A Missouri judge has extended her order blocking the enforcement of a controversial rule that would require transgender people to undergo therapy and other requirements before receiving gender-affirming treatments. The rule, pushed by the state’s Republican attorney general, is facing a legal challenge from a group of transgender plaintiffs who argue that it violates their constitutional rights and medical privacy.
The rule, which was set to take effect on April 27, would require transgender people to have experienced an “intense pattern” of documented gender dysphoria for three years and to have received at least 15 hourly sessions with a therapist over at least 18 months before they could receive treatments such as puberty blockers, hormones and surgery. The rule would also require screening for autism, social media addiction and other mental health issues.
Attorney General Andrew Bailey said the rule was intended to protect minors from what he called experimental medical treatments, though the rule would also apply to adults. He said the rule was based on “common sense” and “sound science.”
However, the plaintiffs in the lawsuit, represented by the American Civil Liberties Union of Missouri and other groups, said the rule was discriminatory and harmful. They said the rule would interfere with their medical decisions, delay or deny their access to care and expose them to stigma and harassment.
St. Louis County Judge Ellen Ribaudo granted a temporary restraining order on Monday and originally scheduled a hearing on the lawsuit for May 11. However, on Thursday, she pushed back the hearing to July 20, following a joint request from both sides. The order will remain in effect until July 24 or until the judge rules on whether to grant a preliminary injunction.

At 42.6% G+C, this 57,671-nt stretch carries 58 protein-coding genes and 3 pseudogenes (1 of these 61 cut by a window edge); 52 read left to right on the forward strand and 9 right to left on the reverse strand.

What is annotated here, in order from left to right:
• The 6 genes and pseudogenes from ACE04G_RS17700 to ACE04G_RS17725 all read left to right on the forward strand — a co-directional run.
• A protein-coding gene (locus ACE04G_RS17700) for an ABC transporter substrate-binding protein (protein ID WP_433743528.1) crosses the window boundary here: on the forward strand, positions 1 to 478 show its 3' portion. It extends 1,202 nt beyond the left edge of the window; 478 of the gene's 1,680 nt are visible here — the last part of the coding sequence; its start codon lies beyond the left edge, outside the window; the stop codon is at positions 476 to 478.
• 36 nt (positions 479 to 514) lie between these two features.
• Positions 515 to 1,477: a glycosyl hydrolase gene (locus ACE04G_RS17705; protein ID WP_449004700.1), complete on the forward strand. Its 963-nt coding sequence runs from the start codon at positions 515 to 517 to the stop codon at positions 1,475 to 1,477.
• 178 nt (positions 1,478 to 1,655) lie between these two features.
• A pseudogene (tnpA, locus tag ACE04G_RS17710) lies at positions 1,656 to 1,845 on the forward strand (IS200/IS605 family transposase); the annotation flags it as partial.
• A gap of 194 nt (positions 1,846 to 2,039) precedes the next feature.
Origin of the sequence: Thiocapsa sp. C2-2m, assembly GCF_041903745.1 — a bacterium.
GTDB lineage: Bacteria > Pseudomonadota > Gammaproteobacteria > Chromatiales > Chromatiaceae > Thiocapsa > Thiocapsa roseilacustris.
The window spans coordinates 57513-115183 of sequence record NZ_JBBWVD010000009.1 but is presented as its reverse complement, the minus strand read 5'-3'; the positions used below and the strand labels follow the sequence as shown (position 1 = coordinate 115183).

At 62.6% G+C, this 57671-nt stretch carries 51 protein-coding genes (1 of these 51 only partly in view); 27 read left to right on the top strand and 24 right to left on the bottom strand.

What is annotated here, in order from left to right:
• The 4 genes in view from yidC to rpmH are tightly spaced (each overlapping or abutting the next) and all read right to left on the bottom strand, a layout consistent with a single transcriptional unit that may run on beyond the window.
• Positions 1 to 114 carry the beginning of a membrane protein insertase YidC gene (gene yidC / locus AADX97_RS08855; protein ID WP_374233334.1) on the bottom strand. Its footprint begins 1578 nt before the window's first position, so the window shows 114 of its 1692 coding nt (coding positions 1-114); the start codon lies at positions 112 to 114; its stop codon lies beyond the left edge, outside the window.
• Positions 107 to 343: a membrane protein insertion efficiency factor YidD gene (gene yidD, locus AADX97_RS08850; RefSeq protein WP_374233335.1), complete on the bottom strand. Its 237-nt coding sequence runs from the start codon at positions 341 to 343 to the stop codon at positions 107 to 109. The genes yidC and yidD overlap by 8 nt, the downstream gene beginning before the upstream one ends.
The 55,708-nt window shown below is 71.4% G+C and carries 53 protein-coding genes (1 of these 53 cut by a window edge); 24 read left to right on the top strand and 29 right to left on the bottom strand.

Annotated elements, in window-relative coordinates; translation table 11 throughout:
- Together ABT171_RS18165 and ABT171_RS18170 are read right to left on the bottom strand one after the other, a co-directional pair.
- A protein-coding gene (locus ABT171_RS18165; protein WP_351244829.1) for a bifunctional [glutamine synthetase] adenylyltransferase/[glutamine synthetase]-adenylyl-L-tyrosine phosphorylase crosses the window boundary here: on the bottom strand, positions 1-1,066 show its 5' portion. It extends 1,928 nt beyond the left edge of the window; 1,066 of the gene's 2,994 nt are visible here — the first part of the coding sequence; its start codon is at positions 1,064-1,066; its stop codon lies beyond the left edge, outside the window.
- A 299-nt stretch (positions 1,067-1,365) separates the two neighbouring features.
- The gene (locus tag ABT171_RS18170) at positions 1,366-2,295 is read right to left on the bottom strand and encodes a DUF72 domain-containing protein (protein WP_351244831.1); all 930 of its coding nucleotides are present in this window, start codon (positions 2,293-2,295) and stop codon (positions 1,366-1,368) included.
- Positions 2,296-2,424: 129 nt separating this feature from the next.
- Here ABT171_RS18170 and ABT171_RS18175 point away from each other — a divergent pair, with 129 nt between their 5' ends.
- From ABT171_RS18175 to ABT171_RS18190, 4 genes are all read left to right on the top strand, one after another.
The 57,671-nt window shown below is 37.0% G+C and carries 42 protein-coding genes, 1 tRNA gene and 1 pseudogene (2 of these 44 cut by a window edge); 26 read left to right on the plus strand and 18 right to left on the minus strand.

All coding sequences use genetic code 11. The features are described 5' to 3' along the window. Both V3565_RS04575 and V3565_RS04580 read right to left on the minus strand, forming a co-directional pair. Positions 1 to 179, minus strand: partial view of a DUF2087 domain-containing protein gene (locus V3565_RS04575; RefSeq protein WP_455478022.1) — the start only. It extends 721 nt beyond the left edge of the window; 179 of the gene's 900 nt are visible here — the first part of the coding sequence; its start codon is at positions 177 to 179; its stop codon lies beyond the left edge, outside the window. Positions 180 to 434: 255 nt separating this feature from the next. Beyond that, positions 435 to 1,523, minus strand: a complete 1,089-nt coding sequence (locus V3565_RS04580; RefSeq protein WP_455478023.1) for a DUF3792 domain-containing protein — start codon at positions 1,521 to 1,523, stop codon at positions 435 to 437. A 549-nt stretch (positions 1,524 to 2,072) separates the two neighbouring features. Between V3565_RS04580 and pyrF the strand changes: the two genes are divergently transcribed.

Ribaudo’s ruling noted that the plaintiffs were at “high risk” of having their medical care interrupted indefinitely and losing care through their current providers if the rule took effect. She also said the plaintiffs had shown a likelihood of success on the merits of their claims.
Legal experts and transgender advocates said that Missouri’s rule was unprecedented and extreme. They said it would make Missouri the first state to restrict gender-affirming care for adults and the first to enact such restrictions through emergency rule-making instead of through a new law.
On Thursday, the Kansas City Council introduced a resolution making Missouri’s largest city a “sanctuary city” for transgender people receiving gender-affirming care. The resolution, which now goes to a committee for further action, said the city would oppose any state or federal efforts to limit access to such care and would support health care providers who offer it.
The resolution also cited a statement from the American Medical Association, which said that “there is no medically valid reason” to delay or deny gender-affirming care and that such care is “medically necessary” for many transgender people.
According to the attorney general’s office, there are 12,400 Missourians who identify as transgender. The office estimated that 600 to 700 Missourians would begin intervention in the next year.
- Missouri AG’s transgender rule faces legal challenge by KSDK News, May 3, 2023
- Kansas City Council introduces resolution to protect transgender people from Missouri AG’s rule by The Kansas City Star, May 4, 2023
- Missouri AG defends transgender rule as ‘common sense’ by The Associated Press, May 2, 2023